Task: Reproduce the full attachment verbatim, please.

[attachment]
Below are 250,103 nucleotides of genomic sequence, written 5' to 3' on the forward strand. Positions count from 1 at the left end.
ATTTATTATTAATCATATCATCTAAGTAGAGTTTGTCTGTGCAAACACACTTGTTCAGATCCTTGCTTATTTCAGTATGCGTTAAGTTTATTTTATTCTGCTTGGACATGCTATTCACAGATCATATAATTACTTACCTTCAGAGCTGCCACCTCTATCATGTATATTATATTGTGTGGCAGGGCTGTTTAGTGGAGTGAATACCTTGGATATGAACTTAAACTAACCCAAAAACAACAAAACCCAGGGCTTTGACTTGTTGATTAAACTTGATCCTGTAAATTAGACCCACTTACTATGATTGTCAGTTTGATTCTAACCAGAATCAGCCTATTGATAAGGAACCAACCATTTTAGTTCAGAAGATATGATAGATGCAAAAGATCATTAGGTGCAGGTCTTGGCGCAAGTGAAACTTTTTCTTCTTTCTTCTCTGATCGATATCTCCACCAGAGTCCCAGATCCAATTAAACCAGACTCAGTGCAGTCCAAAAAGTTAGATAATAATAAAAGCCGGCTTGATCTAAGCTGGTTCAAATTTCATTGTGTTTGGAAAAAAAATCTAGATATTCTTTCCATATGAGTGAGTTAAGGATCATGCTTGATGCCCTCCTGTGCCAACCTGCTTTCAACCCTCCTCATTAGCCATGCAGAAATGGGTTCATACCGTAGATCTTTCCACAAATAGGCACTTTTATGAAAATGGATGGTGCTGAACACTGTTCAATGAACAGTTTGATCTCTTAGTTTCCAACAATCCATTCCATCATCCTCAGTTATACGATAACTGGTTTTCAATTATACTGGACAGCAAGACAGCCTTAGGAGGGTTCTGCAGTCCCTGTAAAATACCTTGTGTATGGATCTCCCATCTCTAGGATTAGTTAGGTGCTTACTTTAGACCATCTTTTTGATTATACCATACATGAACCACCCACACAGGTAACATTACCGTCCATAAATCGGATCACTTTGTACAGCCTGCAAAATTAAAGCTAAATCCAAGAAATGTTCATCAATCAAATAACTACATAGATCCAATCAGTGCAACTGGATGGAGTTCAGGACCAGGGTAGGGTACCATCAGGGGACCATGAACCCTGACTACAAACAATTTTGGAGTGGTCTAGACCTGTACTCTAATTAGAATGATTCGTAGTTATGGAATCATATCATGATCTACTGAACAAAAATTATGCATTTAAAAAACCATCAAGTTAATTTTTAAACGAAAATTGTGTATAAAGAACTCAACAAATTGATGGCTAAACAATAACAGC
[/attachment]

Below are 250,103 nucleotides of genomic sequence, written 5' to 3' on the forward strand. Positions count from 1 at the left end.
ATTTATTATTAATCATATCATCTAAGTAGAGTTTGTCTGTGCAAACACACTTGTTCAGATCCTTGCTTATTTCAGTATGCGTTAAGTTTATTTTATTCTGCTTGGACATGCTATTCACAGATCATATAATTACTTACCTTCAGAGCTGCCACCTCTATCATGTATATTATATTGTGTGGCAGGGCTGTTTAGTGGAGTGAATACCTTGGATATGAACTTAAACTAACCCAAAAACAACAAAACCCAGGGCTTTGACTTGTTGATTAAACTTGATCCTGTAAATTAGACCCACTTACTATGATTGTCAGTTTGATTCTAACCAGAATCAGCCTATTGATAAGGAACCAACCATTTTAGTTCAGAAGATATGATAGATGCAAAAGATCATTAGGTGCAGGTCTTGGCGCAAGTGAAACTTTTTCTTCTTTCTTCTCTGATCGATATCTCCACCAGAGTCCCAGATCCAATTAAACCAGACTCAGTGCAGTCCAAAAAGTTAGATAATAATAAAAGCCGGCTTGATCTAAGCTGGTTCAAATTTCATTGTGTTTGGAAAAAAAATCTAGATATTCTTTCCATATGAGTGAGTTAAGGATCATGCTTGATGCCCTCCTGTGCCAACCTGCTTTCAACCCTCCTCATTAGCCATGCAGAAATGGGTTCATACCGTAGATCTTTCCACAAATAGGCACTTTTATGAAAATGGATGGTGCTGAACACTGTTCAATGAACAGTTTGATCTCTTAGTTTCCAACAATCCATTCCATCATCCTCAGTTATACGATAACTGGTTTTCAATTATACTGGACAGCAAGACAGCCTTAGGAGGGTTCTGCAGTCCCTGTAAAATACCTTGTGTATGGATCTCCCATCTCTAGGATTAGTTAGGTGCTTACTTTAGACCATCTTTTTGATTATACCATACATGAACCACCCACACAGGTAACATTACCGTCCATAAATCGGATCACTTTGTACAGCCTGCAAAATTAAAGCTAAATCCAAGAAATGTTCATCAATCAAATAACTACATAGATCCAATCAGTGCAACTGGATGGAGTTCAGGACCAGGGTAGGGTACCATCAGGGGACCATGAACCCTGACTACAAACAATTTTGGAGTGGTCTAGACCTGTACTCTAATTAGAATGATTCGTAGTTATGGAATCATATCATGATCTACTGAACAAAAATTATGCATTTAAAAAACCATCAAGTTAATTTTTAAACGAAAATTGTGTATAAAGAACTCAACAAATTGATGGCTAAACAATAACAGC